With Zynga Poker an obvious jewel in their social gaming crown, it seemed like it was only a matter of time before Zynga tried their hand at bringing another card game to the table. Much to our surprise, though, they've had another casino game quietly occupying their roster since 2007. Blackjack hasn't been given anywhere near the attention that Zynga's other properties have, and after a few hours with the game we started to see why.
Blackjack isn't a bad game by any stretch of the imagination. The core gameplay retains the same well-paced real-time multiplayer experience that we loved about its poker-playing cousin. The problem is that, outside of the table action, Blackjack is a completely bare-bones offering. There's no in-game achievements, no asynchronous friend interaction – not even a way to buy additional chips should you run out. Much to our surprise, Blackjack offers nothing but the cards.
Blackjack is one of the world's most popular casino games, with a history as long as it is confusing. The basics of the game are fairly simple and Zynga's Blackjack follows these traditional rules to a tee. Players are dealt two cards and can request additional cards if they so choose in an attempt to get a combined total of 21. Going over 21 is considered a bust and takes you out of the game. To win you need to get a higher hand than the dealer without going over 21. And while there are other nuances to the game that every player should learn (when to split, when to double down, when the dealer is required to hit and stand, etc..) these can all be learned through Blackjack's handy “How To Play” instructional page or simply through a few hours of trial and error gameplay.
The gameplay itself is very tight and well paced with reasonable timers and quick-moving gameplay that never feels rushed. As in most real time games a live chat window let's players at the table interact. Betting is as easy as clicking on chips, and the look of the game is just as well-polished as the gameplay. The core of the game is exactly what you'd want in a blackjack game – it's just not what you'd want from a Facebook game.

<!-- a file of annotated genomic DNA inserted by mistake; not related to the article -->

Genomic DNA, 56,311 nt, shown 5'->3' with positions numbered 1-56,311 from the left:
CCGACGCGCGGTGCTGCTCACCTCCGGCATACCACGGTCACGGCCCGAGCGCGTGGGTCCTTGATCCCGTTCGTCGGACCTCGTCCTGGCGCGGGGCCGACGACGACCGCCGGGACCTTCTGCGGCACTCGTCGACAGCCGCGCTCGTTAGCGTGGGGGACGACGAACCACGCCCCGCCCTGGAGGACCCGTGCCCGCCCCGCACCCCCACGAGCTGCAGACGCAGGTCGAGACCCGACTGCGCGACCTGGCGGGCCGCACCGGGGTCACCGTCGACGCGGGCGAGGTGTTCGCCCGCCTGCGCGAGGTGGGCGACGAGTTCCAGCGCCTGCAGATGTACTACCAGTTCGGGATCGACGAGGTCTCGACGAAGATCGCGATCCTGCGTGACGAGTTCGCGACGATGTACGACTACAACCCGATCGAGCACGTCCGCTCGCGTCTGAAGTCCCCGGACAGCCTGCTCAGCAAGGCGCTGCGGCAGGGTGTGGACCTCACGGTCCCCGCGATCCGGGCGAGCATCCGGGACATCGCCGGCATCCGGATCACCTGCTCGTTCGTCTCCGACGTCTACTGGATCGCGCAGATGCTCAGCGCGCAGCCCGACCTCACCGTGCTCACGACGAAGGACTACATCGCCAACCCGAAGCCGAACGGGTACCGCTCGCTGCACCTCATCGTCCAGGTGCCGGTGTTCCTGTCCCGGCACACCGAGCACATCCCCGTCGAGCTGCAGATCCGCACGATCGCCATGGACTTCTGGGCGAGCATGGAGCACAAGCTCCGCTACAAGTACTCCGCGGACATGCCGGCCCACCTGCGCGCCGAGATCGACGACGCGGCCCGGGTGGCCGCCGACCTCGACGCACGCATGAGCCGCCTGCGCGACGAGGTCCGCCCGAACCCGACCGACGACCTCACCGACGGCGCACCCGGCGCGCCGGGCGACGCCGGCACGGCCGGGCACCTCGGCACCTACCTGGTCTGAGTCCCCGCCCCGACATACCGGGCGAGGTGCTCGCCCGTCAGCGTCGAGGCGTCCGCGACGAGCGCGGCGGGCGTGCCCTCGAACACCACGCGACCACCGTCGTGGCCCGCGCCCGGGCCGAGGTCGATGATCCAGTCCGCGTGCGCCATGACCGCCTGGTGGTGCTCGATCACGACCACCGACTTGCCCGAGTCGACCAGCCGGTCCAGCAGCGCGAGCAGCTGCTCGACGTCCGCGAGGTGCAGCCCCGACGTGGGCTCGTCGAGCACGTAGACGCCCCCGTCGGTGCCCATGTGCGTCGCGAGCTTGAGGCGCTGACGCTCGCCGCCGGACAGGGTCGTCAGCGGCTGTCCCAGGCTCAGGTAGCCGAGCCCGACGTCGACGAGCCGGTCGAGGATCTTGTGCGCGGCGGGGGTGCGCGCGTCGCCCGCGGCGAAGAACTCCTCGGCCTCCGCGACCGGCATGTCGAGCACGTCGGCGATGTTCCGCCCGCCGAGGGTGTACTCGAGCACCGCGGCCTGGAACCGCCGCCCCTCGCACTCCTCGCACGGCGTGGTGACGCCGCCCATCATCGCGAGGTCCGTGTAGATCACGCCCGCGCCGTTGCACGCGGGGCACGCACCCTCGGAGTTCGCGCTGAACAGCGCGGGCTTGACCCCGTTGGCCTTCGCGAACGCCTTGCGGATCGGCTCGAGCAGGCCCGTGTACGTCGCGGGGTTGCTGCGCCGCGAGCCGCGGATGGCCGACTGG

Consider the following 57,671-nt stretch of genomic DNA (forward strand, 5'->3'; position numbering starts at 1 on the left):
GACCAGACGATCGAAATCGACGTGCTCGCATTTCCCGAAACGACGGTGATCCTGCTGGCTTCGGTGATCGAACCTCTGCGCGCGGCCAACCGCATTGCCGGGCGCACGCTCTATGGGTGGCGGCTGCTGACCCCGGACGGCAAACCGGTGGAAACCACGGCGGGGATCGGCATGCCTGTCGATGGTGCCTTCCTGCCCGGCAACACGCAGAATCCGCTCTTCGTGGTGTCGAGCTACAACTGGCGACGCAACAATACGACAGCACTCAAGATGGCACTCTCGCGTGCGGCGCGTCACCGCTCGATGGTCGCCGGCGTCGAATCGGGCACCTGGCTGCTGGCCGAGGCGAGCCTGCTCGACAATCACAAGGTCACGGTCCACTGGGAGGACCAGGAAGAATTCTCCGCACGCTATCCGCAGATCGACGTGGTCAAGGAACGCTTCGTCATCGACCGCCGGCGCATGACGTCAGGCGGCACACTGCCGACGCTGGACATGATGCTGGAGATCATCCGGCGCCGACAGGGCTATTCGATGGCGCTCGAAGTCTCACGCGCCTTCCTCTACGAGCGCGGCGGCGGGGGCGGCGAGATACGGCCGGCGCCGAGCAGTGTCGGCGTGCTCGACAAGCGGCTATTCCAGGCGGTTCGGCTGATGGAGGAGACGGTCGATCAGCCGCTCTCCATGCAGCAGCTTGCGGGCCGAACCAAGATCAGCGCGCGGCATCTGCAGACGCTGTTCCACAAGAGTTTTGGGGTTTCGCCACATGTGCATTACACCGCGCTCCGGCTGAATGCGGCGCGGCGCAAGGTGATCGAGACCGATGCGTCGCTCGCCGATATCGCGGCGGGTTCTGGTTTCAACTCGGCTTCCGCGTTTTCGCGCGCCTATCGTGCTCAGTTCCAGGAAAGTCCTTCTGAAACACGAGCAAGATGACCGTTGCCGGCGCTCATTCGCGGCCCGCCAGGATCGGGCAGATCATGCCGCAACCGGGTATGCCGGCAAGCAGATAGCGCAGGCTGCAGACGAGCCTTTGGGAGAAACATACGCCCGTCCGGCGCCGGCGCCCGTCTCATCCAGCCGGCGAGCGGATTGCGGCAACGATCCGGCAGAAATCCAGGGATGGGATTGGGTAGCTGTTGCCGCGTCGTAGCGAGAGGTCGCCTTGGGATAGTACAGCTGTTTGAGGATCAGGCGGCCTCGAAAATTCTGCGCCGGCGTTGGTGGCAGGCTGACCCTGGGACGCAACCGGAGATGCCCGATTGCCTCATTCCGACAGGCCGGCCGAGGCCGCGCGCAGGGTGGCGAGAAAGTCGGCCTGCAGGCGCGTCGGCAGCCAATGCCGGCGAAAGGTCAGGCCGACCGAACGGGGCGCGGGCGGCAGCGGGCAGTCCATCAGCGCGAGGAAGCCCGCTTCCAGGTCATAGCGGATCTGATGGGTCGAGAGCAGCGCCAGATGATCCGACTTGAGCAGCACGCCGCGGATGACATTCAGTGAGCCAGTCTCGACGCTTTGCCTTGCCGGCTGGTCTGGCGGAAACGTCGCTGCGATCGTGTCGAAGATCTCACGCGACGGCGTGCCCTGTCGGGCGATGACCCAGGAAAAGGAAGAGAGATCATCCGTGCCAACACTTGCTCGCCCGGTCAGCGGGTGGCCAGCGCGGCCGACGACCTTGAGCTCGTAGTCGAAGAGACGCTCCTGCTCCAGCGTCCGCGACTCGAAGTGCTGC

While there's a friends leaderboard available outside of the game, and the ability to play with your friends if they're online, there's no asynchronous experience if you're looking to interact with your friends while they're offline. Blackjack fails to offer giving chips as gifts, participating in group challenges, or any of the other great social experiences that you might expect Zynga to bring to the table.
The real solution here would be to simply fold Blackjack into Zynga Poker to create a “Zynga Casino,” with shared chips, tournaments, and challenges. Not only would that give this solid blackjack experience a chance to benefit from a better social structure, it would help to raise awareness of this otherwise excellent blackjack experience. It's a dream, we know – but when you have an inferior social experience sitting next to a successful one, it only makes sense to either duplicate what you're doing right or roll the inferior product into the successful one.
It may have been completely bare-bones in terms of Facebook friendliness, but the blackjack fanatic in me loved the quality gameplay that was offered. Like Zynga Poker, the game speed was incredibly well-balanced. The visual presentation was solid without being showy, and the group chat can get fun if you get the right group of people together. If you're looking to recreate the blackjack table experience, Zynga's Blackjack does a good job. If you're looking for a well-rounded social experience more akin to other Facebook offerings though, you're going to be left wanting.